Anthropogenic impacts on widespread global soil moisture (SM) drying in the root zone layer during 1948–2005 were evaluated based on the Global Land Data Assimilation System version 2 (GLDAS-2) and global climate models from the Coupled Model Intercomparison Project Phase 5 using trend analysis and optimal fingerprint methods. Both methods show agreement that natural forcing alone cannot drive significant SM drying. There is a high probability (≥90%) that the anthropogenic climate change signal is detectable in global SM drying. Specifically, anthropogenic greenhouse gas forcing can lead to global SM drying by 2.1 × 10−3 m3/m3, which is comparable to the drying trend seen in Global Land Data Assimilation System version 2 (2.4 × 10−3 m3/m3) over the past 58 years. Global SM drying is expected to continue in the future, given continuous greenhouse gas emissions.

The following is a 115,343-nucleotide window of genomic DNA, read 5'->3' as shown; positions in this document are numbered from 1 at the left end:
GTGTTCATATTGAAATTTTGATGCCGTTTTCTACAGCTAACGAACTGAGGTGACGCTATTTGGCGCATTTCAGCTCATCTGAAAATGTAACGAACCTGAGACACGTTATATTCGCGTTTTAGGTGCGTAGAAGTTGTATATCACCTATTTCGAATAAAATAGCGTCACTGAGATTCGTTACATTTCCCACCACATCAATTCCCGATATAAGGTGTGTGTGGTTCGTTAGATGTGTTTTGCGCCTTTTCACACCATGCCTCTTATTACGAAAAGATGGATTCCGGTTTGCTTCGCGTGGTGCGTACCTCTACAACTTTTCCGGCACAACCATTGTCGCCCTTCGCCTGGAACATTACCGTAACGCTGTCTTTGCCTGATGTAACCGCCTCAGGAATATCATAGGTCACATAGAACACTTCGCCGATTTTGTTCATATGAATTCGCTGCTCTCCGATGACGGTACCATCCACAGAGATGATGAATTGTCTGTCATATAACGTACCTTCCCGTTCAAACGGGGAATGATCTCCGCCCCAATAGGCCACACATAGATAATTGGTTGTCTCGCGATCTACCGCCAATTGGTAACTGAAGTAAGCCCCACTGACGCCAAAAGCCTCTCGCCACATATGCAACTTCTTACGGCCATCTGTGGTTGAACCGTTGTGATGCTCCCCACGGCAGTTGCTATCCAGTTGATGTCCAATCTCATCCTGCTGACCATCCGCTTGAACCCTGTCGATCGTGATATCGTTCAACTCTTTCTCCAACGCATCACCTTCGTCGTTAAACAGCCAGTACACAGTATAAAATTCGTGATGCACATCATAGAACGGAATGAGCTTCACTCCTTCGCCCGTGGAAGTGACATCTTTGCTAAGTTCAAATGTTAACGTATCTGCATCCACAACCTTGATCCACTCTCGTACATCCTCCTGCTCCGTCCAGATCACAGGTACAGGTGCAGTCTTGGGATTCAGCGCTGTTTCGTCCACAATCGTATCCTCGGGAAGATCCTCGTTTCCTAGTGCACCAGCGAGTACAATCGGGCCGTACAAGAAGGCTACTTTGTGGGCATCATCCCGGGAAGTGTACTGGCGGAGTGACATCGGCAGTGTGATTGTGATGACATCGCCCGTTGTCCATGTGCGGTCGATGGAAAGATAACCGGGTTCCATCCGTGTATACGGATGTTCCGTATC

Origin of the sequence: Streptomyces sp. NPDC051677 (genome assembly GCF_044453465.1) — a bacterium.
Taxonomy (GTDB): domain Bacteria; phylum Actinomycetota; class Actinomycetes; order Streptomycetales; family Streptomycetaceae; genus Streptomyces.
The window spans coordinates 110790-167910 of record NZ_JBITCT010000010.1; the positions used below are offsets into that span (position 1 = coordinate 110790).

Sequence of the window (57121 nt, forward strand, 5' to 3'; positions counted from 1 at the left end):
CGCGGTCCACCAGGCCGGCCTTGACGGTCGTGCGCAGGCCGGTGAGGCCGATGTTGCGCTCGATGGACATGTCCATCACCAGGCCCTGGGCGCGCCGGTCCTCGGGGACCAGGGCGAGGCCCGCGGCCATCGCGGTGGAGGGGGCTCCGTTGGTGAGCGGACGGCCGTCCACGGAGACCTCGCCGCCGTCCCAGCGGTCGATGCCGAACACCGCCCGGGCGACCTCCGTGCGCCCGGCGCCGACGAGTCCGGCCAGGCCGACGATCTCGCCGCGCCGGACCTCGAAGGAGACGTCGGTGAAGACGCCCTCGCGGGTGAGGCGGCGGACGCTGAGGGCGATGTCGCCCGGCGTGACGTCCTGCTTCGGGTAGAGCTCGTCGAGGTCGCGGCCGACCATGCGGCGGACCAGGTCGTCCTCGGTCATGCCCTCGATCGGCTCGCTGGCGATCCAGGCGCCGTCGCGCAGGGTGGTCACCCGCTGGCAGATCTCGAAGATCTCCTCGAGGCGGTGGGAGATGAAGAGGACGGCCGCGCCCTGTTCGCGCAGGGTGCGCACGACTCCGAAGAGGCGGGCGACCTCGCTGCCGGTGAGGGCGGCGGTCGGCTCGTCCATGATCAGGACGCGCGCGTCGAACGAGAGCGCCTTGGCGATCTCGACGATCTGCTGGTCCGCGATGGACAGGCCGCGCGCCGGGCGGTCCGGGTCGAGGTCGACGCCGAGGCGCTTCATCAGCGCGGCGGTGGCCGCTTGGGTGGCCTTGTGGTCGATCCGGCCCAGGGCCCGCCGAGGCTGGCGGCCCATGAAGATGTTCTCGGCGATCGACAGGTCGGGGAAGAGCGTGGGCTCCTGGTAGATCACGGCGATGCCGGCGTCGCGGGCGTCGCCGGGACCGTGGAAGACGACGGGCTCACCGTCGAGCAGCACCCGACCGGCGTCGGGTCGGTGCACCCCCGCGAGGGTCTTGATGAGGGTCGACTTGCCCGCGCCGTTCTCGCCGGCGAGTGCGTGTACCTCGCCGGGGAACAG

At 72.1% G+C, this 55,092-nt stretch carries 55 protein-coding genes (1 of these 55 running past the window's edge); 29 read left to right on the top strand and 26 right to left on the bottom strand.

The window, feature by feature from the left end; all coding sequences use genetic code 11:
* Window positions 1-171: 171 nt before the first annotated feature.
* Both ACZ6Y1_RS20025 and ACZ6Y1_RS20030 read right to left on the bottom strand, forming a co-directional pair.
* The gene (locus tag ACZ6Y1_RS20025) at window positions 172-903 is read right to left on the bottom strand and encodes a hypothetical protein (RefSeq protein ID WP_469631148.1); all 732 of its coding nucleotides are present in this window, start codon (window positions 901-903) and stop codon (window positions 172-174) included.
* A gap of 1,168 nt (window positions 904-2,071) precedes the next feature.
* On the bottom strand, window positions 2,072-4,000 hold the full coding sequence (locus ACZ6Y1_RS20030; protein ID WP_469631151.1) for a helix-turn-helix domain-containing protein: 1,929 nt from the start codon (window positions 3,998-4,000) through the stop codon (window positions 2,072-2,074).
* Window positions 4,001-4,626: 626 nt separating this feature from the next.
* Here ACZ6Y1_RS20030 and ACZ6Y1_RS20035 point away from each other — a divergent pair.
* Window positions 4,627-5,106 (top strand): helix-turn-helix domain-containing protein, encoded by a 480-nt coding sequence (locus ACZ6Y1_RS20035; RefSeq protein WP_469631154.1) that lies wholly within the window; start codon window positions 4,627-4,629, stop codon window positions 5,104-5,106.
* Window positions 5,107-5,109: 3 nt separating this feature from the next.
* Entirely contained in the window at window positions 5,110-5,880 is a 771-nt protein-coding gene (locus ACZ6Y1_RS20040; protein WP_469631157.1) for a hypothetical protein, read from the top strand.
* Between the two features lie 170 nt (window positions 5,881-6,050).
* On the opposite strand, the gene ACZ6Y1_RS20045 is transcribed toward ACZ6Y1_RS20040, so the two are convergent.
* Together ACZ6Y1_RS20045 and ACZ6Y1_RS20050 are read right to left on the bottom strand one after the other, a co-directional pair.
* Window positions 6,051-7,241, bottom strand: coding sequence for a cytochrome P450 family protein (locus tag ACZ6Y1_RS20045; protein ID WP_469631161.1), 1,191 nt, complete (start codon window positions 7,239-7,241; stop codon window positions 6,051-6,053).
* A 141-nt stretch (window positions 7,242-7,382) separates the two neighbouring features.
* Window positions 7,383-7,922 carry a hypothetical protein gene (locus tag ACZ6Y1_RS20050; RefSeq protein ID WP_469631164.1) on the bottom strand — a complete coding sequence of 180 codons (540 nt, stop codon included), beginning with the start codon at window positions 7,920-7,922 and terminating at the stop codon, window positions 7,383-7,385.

Scopus Subject Areas
- Earth and Planetary Sciences(all)
- human activities
- soil moisture